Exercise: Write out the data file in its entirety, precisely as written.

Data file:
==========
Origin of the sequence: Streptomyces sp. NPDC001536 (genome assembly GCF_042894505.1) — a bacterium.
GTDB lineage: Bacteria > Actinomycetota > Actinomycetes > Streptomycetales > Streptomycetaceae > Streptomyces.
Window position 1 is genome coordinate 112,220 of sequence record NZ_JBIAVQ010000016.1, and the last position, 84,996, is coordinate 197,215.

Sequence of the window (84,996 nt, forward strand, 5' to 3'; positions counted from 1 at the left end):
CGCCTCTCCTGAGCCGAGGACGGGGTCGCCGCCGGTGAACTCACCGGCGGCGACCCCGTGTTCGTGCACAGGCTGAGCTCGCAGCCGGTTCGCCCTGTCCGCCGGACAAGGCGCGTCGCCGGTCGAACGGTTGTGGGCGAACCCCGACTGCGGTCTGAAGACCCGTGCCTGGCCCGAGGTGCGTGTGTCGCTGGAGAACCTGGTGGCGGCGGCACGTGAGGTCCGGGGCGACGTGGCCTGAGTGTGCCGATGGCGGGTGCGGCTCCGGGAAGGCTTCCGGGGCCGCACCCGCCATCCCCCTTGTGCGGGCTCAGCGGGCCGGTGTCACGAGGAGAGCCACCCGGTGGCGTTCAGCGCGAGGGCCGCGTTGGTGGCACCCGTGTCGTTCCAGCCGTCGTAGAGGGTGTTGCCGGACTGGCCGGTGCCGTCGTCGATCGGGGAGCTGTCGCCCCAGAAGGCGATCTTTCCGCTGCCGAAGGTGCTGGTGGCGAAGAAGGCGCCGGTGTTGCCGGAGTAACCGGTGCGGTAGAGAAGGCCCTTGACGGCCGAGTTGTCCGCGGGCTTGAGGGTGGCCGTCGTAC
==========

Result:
Origin of the sequence: Streptomyces sp. NPDC001536 (genome assembly GCF_042894505.1) — a bacterium.
GTDB lineage: Bacteria > Actinomycetota > Actinomycetes > Streptomycetales > Streptomycetaceae > Streptomyces.
Window position 1 is genome coordinate 112,220 of sequence record NZ_JBIAVQ010000016.1, and the last position, 84,996, is coordinate 197,215.

Sequence of the window (84,996 nt, forward strand, 5' to 3'; positions counted from 1 at the left end):
CGCCTCTCCTGAGCCGAGGACGGGGTCGCCGCCGGTGAACTCACCGGCGGCGACCCCGTGTTCGTGCACAGGCTGAGCTCGCAGCCGGTTCGCCCTGTCCGCCGGACAAGGCGCGTCGCCGGTCGAACGGTTGTGGGCGAACCCCGACTGCGGTCTGAAGACCCGTGCCTGGCCCGAGGTGCGTGTGTCGCTGGAGAACCTGGTGGCGGCGGCACGTGAGGTCCGGGGCGACGTGGCCTGAGTGTGCCGATGGCGGGTGCGGCTCCGGGAAGGCTTCCGGGGCCGCACCCGCCATCCCCCTTGTGCGGGCTCAGCGGGCCGGTGTCACGAGGAGAGCCACCCGGTGGCGTTCAGCGCGAGGGCCGCGTTGGTGGCACCCGTGTCGTTCCAGCCGTCGTAGAGGGTGTTGCCGGACTGGCCGGTGCCGTCGTCGATCGGGGAGCTGTCGCCCCAGAAGGCGATCTTTCCGCTGCCGAAGGTGCTGGTGGCGAAGAAGGCGCCGGTGTTGCCGGAGTAACCGGTGCGGTAGAGAAGGCCCTTGACGGCCGAGTTGTCCGCGGGCTTGAGGGTGGCCGTCGTAC